Travelling Victoria and wondering what are the best Grampians walks? In this guide we dive into the best Grampians hikes and trails for all visitors, and share our tips on how to make the most of your time in the Grampians National Park.
The Grampians is a mountain range extending southwest from the Great Dividing Range in the southwest of the Australia state of Victoria, and it is arguably one of the most beautiful places in the country.
People travel to the Grampians to experience the great hiking, rock climbing, Aboriginal history, camping and gorgeous lookout sites where you can literally see for miles.
The area has sandstone mountains where you can see amazing cliffs, deep gorges, fantastic weathered rock, stunning coloured wildflowers and lots of wildlife including echidnas and wallabies formations, and wildflowers.
You can base yourself out of the most well known town of Halls Gap, where many hiking trails start for or there are other hiking trails near with a short drive.
There is so much hiking in the area, and being on two feet is the best way to get out and see the area.
READ MORE: Wondering where else you should be visiting on your hiking adventures around the country? Check out our ultimate guide to the best places to visit in Australia!
But where do even you start? Right here of course!
We have created a mini guide of the best Grampians walks that you cannot miss, and share some tips and things you need to know about hiking in the Grampians.
Acknowledgment of Country
In the spirit of reconciliation NOMADasaurus acknowledges the Traditional Custodians of Gariwerd, the Djab Wurrung and Jardwardjali people, and their connections to land, sea and community. We pay our respect to their Elders past and present and extend that respect to all Aboriginal and Torres Strait Islander peoples today.
The Aboriginal history is strong in the area. Visiting the Brambuk Aboriginal Cultural Centre before you go on your hikes will give you a great insight into local Aboriginal history and rock art you may see.
The area of the Grampians is home to the Djab Wurrung and Jardwardjali people for 20,000 years. Grampians is know as “Gariwerd” in the local Aboriginal language.
The Aboriginal history is so strong here and this is why it is on the Australia’s National Heritage List to be protected. It is home to 90% of the rock art found in Victoria.
We would like to acknowledge the traditional lands of the Djab Wurrung and Jardwardjali people of the Djab wurrung country, and pay our. respect to Elders both past, present and future.
Best Time to Visit the Grampians
The Grampians is amazing at any time of year but Summer and Spring are definitely the most popular times.
Spring (Sept, Oct, Nov) – This is one of the best times to go. The mornings are crispy but the days are beautiful sand sunny. It is quieter during this time as it is not yet peak tourist season so you may have some attractions and hikes to yourself. Also being spring, the wildlife, birdlife and wildflowers are out so keep your eyes open.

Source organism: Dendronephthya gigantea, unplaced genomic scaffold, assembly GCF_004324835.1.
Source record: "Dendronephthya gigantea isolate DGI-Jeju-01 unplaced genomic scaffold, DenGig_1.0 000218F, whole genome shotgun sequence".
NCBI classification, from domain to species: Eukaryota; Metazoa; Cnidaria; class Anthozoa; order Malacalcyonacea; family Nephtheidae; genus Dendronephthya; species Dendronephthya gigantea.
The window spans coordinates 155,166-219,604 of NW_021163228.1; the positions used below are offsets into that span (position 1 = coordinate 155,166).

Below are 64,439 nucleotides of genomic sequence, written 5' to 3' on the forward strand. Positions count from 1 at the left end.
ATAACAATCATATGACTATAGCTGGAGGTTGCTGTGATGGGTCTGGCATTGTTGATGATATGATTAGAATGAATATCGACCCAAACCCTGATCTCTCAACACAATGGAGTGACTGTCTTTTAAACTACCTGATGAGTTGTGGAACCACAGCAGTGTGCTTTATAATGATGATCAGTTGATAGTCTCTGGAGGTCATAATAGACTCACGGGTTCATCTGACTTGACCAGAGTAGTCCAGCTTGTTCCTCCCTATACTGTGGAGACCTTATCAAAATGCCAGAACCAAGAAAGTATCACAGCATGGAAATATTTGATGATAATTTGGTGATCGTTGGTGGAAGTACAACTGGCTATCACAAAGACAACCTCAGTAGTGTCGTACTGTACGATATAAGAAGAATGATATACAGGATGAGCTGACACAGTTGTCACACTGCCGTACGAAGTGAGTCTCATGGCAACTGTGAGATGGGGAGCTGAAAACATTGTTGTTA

Summer (Dec, Jan, Feb) – The temperature during this time can vary, from 30 – 40 degrees. One thing is that the skies are 95% clear so you wont be needing that rain jacket. This is peak times so the attractions and hikes may be busy.
Autumn (Mar, Apr, May) – During these months you still have lovely weather but the nights are chilly. In September the days will be around 15 degrees and rise to the around 30 degrees in November. The mornings are crispy and the night nights are cold but during the days the weather is beautiful for hiking.
Winter (Jun, Jul, Aug) – The winter months are cold and wet. This is not a bad time though if you love this weather but do not for get you warm jackets and good boots as temperatures will drop below 15 degrees during the days and below zero degrees at night. There are way fewer visitors here during this time.
Avoid being here during school holidays or long weekends as this area will be extremely busy.
The 10 Best Grampians Walks to Check out
There are many hikes in the area so choosing from, it all depends what you would like and your fitness level. Here is our list to help you choose:
MacKenzie Falls (Mikunung wira) Walk
- Distance: 2km return
- Duration: 1.5 hours return
- Start/finish: MacKenzie Falls carpark
- Difficulty: Medium
This is definitely one of the popular hikes in the the Grampians that most visitors do. The MacKenzie Falls is a must see when you are in this area as it is one of the largest waterfalls in Victoria. This waterfall is the only on in the Grampians that flows all year round.
The walk down to the base is pathed the whole way with steep stairs at the end down to the waterfall.
You will hear the sound of the fast water flowing fast and powerful before you see the giant waterfalls that waits you. Once you get down the stairs you will greeted with a water cascades over huge cliffs into a deep pool. It is a sight to see. The waterfalls are flowing all year.
If you can’t go down the the MacKenzie Falls base, you can check the waterfall out from the lookout. There is another path to a viewing platform. It also leaves from the car park and is about 1.9km flat return walk out to the lookout. It is wheelchair accessible.
The Pinnacle Lookout
This is one of the iconic hikes that you really need to add to your Grampians hiking bucket list. The lookout is stunning at the end of the trail.